A genetic rearrangement, undetectable by most routine genetic tests, that leads to high levels of the agouti-signaling protein (ASIP), has been detected in five children with obesity. Abnormal expression of the mouse homolog of the ASIP gene is found in a commonly used mouse model of obesity—the agouti mouse—but until now ASIP mutations had not been linked to obesity in humans.

The study that resulted in the identification of the potential new mechanism underlying childhood obesity was led by Antje Körner, MD, and colleagues at the University of Leipzig, Germany, and published in the journal Nature Metabolism on December 19, 2022 “Aberrant expression of agouti signaling protein (ASIP) as a cause of monogenic severe childhood obesity.”

“This is a very nice contribution. Their conclusion that genomic alterations resulting in the ubiquitous expression of ASIP causes obesity phenotypes is well supported by their observational and experimental data,” said Claude Bouchard, PhD, emeritus professor at Pennington Biomedical Research Center in Baton Rouge, LA, whose own work focuses on the genetics of obesity. (Bouchard was not involved in the current study).

The sensation of feeling full (satiety) depends on the activation of a gene called melanocortin 4 receptor (MC4R) in the hypothalamus. Alterations in the genome that prevent the physiological activation of MC4R, therefore result in a lack of satiety and constant pangs of hunger. Such mutations have been linked to childhood obesity.

The proband in Körner’s study was a teenage European girl who first presented with severe obesity and overgrowth when she was less than two years old. She was diagnosed with the first signs of severe hyperinsulinemia and hepatic steatosis in early childhood. Tissue analysis revealed mutations in ASIP accompanied by high expression of the gene in cells where ASIP is not normally expressed—fat cells, white blood cells and hypothalamic-like neurons. These cell types were generated by reprogramming cells from the patient (iPSC, induced pluripotent stem cells).

The researchers found a genetic rearrangement in the proband’s genome that placed a copy of the ASIP gene directly under a ubiquitously active E3 ligase promoter, resulting in its constant expression at high levels in every tissue in the body. Genetic rearrangements are harder to identify than point mutations, deletion or insertions and are not detected by routine tests for genetic forms of obesity.

ASIP’s biological function is to repress MC4R activation, thereby affecting eating behavior, energy expenditure, adipocyte differentiation and pigmentation, as observed in the proband. Abnormal and ectopic ASIP overexpression in hypothalamic cells will therefore continuously prevent MC4R activation leading to sensations of constant hunger.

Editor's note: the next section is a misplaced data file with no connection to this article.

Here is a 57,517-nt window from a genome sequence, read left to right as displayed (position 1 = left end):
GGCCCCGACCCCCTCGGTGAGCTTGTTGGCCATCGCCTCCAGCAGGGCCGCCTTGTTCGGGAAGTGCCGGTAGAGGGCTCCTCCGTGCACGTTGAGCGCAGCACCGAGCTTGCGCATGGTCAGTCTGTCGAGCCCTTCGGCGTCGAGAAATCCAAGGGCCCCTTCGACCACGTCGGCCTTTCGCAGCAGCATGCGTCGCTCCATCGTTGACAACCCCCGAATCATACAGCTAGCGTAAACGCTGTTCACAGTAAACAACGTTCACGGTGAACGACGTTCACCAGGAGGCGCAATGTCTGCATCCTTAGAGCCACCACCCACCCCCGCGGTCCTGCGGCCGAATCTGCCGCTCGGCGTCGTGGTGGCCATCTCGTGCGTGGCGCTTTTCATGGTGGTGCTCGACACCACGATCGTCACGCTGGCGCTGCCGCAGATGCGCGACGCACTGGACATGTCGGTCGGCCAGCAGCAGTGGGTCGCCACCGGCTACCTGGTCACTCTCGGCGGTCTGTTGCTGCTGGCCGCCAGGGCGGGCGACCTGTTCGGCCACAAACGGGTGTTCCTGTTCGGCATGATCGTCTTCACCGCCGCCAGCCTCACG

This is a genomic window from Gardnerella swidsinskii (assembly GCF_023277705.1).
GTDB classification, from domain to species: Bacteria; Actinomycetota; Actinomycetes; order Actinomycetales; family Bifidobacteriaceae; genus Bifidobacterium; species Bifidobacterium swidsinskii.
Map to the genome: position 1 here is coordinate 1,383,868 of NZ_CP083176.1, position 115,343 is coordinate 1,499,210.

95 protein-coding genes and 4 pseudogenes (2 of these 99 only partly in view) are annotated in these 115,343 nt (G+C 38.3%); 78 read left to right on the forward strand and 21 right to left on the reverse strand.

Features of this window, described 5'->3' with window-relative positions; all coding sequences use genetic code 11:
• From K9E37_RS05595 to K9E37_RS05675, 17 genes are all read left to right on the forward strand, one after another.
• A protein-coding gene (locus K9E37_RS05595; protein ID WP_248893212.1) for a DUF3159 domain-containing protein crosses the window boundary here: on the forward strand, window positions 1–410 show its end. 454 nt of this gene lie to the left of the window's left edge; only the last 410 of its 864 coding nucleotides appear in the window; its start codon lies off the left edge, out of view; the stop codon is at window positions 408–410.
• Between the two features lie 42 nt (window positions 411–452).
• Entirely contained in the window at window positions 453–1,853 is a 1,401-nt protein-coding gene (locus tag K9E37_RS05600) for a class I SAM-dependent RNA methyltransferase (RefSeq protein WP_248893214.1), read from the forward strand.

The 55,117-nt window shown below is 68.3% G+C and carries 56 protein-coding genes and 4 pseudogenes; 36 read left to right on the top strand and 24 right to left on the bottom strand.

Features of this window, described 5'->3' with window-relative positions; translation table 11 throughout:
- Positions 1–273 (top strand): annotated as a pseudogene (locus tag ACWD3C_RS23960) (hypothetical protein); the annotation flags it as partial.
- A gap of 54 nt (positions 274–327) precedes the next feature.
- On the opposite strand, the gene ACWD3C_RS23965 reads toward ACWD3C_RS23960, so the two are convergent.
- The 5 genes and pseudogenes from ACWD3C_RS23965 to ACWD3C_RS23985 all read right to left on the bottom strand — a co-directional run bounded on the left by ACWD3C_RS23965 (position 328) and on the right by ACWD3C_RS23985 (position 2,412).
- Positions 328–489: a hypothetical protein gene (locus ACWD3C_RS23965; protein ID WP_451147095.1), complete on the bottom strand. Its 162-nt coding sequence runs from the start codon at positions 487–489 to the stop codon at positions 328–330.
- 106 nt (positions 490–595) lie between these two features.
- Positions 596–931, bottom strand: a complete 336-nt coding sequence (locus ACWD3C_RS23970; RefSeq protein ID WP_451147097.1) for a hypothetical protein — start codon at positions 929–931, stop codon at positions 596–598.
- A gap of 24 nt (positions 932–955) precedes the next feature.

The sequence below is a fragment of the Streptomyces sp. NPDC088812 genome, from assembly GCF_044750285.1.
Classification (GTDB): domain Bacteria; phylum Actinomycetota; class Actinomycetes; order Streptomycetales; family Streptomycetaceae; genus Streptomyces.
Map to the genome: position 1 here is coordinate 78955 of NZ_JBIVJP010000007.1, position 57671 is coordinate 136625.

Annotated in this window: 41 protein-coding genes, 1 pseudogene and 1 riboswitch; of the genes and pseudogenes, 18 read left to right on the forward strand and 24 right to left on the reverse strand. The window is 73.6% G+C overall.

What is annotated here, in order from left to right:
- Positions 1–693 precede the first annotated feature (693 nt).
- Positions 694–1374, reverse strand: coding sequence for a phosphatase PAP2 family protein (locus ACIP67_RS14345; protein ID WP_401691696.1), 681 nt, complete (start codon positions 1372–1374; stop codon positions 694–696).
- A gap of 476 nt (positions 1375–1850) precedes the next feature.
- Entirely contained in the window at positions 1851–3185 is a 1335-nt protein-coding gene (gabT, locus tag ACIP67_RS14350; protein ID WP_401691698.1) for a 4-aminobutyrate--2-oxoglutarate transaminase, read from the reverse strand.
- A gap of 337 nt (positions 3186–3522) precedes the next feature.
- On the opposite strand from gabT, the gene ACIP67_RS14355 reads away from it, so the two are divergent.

Körner’s team screened a cohort of 1,700 children for the presence of the ASIP genetic rearrangement and identified three girls and one boy with the same mutation. The researchers confirmed ASIP overexpression in three of the four children. This high frequency of genetic rearrangement in the tested cohort warrants targeted screenings in other patient cohorts, the investigators emphasized.

“It is noteworthy that the ubiquitous expression of ASIP interferes with normal signaling at the melanocortin receptor pathway, a key regulator of energy balance,” said Bouchard. “Of particular interest is their observation that four children of the Leipzig Childhood Obesity carry the same mutation as their proband.”

“Our data indicate that ubiquitous ectopic ASIP expression is likely a monogenic cause of human obesity,” the authors concluded.

To definitively link the ASIP genetic rearrangement with obesity in humans, the experiments conducted in this study on native cells and iPSCs from patients must be confirmed through the analysis of ASIP expression and MC4R inhibition in patient brain tissue samples as well as animal model studies.

“This contribution along with others over the last few years strongly suggest that low frequency or rare mutations are very important components of the Human Obesity Genome. We can undoubtedly expect that many more such mutations will be identified in the coming years,” Bouchard added.

Despite the established genetic contribution to obesity, monogenic forms of human obesity are rare. Detection of such monogenic forms of obesity will improve understanding of the pathophysiological mechanisms underlying obesity and bolter precision medicine approaches.

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